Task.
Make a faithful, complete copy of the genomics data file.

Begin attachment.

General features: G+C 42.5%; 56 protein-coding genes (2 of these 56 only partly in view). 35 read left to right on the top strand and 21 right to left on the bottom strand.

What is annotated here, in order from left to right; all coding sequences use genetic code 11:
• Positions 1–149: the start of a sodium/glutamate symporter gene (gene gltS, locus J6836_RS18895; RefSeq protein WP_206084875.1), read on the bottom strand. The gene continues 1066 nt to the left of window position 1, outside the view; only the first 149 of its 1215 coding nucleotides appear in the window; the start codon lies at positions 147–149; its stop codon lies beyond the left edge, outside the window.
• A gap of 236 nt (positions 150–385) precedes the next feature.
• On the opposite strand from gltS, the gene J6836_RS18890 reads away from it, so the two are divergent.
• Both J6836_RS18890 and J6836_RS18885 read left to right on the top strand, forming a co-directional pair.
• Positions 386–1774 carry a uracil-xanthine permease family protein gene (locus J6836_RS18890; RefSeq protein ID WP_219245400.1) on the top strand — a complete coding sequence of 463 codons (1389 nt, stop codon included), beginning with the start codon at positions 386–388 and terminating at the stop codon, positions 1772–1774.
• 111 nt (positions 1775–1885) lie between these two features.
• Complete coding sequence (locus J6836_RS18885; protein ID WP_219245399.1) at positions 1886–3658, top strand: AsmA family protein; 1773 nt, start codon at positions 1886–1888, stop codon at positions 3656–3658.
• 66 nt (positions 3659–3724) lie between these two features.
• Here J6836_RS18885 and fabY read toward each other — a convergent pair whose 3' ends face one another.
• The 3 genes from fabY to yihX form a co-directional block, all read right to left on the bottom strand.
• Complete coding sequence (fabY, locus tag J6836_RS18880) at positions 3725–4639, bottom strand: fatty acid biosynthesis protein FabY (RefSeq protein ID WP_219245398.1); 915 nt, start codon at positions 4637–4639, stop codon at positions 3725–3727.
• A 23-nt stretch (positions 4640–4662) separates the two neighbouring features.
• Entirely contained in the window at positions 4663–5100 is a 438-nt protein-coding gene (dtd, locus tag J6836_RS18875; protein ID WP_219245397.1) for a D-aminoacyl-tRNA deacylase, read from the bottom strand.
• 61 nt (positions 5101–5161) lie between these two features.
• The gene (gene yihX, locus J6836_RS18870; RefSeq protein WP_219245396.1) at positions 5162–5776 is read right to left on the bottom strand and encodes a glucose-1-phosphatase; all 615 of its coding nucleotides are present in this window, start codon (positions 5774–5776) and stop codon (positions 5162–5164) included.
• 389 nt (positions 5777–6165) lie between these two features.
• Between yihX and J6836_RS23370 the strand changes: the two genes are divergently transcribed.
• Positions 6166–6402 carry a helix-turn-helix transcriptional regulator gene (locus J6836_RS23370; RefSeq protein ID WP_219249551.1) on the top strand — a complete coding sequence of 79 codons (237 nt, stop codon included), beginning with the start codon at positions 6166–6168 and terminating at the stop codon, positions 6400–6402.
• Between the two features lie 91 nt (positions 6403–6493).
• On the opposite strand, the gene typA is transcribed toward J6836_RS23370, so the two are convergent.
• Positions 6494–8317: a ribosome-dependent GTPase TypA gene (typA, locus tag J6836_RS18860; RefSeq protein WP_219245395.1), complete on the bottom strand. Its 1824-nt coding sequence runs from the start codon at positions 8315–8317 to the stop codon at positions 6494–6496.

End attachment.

General features: G+C 42.5%; 56 protein-coding genes (2 of these 56 only partly in view). 35 read left to right on the top strand and 21 right to left on the bottom strand.

What is annotated here, in order from left to right; all coding sequences use genetic code 11:
• Positions 1–149: the start of a sodium/glutamate symporter gene (gene gltS, locus J6836_RS18895; RefSeq protein WP_206084875.1), read on the bottom strand. The gene continues 1066 nt to the left of window position 1, outside the view; only the first 149 of its 1215 coding nucleotides appear in the window; the start codon lies at positions 147–149; its stop codon lies beyond the left edge, outside the window.
• A gap of 236 nt (positions 150–385) precedes the next feature.
• On the opposite strand from gltS, the gene J6836_RS18890 reads away from it, so the two are divergent.
• Both J6836_RS18890 and J6836_RS18885 read left to right on the top strand, forming a co-directional pair.
• Positions 386–1774 carry a uracil-xanthine permease family protein gene (locus J6836_RS18890; RefSeq protein ID WP_219245400.1) on the top strand — a complete coding sequence of 463 codons (1389 nt, stop codon included), beginning with the start codon at positions 386–388 and terminating at the stop codon, positions 1772–1774.
• 111 nt (positions 1775–1885) lie between these two features.
• Complete coding sequence (locus J6836_RS18885; protein ID WP_219245399.1) at positions 1886–3658, top strand: AsmA family protein; 1773 nt, start codon at positions 1886–1888, stop codon at positions 3656–3658.
• 66 nt (positions 3659–3724) lie between these two features.
• Here J6836_RS18885 and fabY read toward each other — a convergent pair whose 3' ends face one another.
• The 3 genes from fabY to yihX form a co-directional block, all read right to left on the bottom strand.
• Complete coding sequence (fabY, locus tag J6836_RS18880) at positions 3725–4639, bottom strand: fatty acid biosynthesis protein FabY (RefSeq protein ID WP_219245398.1); 915 nt, start codon at positions 4637–4639, stop codon at positions 3725–3727.
• A 23-nt stretch (positions 4640–4662) separates the two neighbouring features.
• Entirely contained in the window at positions 4663–5100 is a 438-nt protein-coding gene (dtd, locus tag J6836_RS18875; protein ID WP_219245397.1) for a D-aminoacyl-tRNA deacylase, read from the bottom strand.
• 61 nt (positions 5101–5161) lie between these two features.
• The gene (gene yihX, locus J6836_RS18870; RefSeq protein WP_219245396.1) at positions 5162–5776 is read right to left on the bottom strand and encodes a glucose-1-phosphatase; all 615 of its coding nucleotides are present in this window, start codon (positions 5774–5776) and stop codon (positions 5162–5164) included.
• 389 nt (positions 5777–6165) lie between these two features.
• Between yihX and J6836_RS23370 the strand changes: the two genes are divergently transcribed.
• Positions 6166–6402 carry a helix-turn-helix transcriptional regulator gene (locus J6836_RS23370; RefSeq protein ID WP_219249551.1) on the top strand — a complete coding sequence of 79 codons (237 nt, stop codon included), beginning with the start codon at positions 6166–6168 and terminating at the stop codon, positions 6400–6402.
• Between the two features lie 91 nt (positions 6403–6493).
• On the opposite strand, the gene typA is transcribed toward J6836_RS23370, so the two are convergent.
• Positions 6494–8317: a ribosome-dependent GTPase TypA gene (typA, locus tag J6836_RS18860; RefSeq protein WP_219245395.1), complete on the bottom strand. Its 1824-nt coding sequence runs from the start codon at positions 8315–8317 to the stop codon at positions 6494–6496.